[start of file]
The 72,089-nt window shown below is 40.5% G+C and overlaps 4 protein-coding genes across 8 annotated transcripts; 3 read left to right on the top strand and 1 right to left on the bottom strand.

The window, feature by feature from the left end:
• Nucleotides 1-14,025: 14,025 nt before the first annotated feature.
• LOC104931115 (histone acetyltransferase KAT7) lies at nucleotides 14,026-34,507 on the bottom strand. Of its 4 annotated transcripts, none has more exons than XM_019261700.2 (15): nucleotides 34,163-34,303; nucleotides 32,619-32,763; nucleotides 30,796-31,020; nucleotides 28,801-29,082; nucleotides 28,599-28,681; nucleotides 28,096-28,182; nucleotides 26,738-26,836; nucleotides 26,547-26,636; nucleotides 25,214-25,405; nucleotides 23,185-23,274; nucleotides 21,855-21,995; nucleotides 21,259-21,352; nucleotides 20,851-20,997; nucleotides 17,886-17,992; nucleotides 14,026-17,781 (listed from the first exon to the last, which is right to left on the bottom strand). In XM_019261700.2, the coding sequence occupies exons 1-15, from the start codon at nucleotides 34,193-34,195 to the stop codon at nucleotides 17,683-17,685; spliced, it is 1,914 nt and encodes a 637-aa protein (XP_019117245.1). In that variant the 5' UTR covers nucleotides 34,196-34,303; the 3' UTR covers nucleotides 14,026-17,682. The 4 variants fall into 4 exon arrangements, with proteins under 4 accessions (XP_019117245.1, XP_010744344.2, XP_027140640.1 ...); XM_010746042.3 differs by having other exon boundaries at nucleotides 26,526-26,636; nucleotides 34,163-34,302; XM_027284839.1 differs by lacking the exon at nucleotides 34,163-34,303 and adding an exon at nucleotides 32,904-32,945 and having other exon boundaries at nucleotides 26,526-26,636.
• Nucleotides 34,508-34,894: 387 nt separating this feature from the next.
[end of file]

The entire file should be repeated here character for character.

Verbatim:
The 72,089-nt window shown below is 40.5% G+C and overlaps 4 protein-coding genes across 8 annotated transcripts; 3 read left to right on the top strand and 1 right to left on the bottom strand.

The window, feature by feature from the left end:
• Nucleotides 1-14,025: 14,025 nt before the first annotated feature.
• LOC104931115 (histone acetyltransferase KAT7) lies at nucleotides 14,026-34,507 on the bottom strand. Of its 4 annotated transcripts, none has more exons than XM_019261700.2 (15): nucleotides 34,163-34,303; nucleotides 32,619-32,763; nucleotides 30,796-31,020; nucleotides 28,801-29,082; nucleotides 28,599-28,681; nucleotides 28,096-28,182; nucleotides 26,738-26,836; nucleotides 26,547-26,636; nucleotides 25,214-25,405; nucleotides 23,185-23,274; nucleotides 21,855-21,995; nucleotides 21,259-21,352; nucleotides 20,851-20,997; nucleotides 17,886-17,992; nucleotides 14,026-17,781 (listed from the first exon to the last, which is right to left on the bottom strand). In XM_019261700.2, the coding sequence occupies exons 1-15, from the start codon at nucleotides 34,193-34,195 to the stop codon at nucleotides 17,683-17,685; spliced, it is 1,914 nt and encodes a 637-aa protein (XP_019117245.1). In that variant the 5' UTR covers nucleotides 34,196-34,303; the 3' UTR covers nucleotides 14,026-17,682. The 4 variants fall into 4 exon arrangements, with proteins under 4 accessions (XP_019117245.1, XP_010744344.2, XP_027140640.1 ...); XM_010746042.3 differs by having other exon boundaries at nucleotides 26,526-26,636; nucleotides 34,163-34,302; XM_027284839.1 differs by lacking the exon at nucleotides 34,163-34,303 and adding an exon at nucleotides 32,904-32,945 and having other exon boundaries at nucleotides 26,526-26,636.
• Nucleotides 34,508-34,894: 387 nt separating this feature from the next.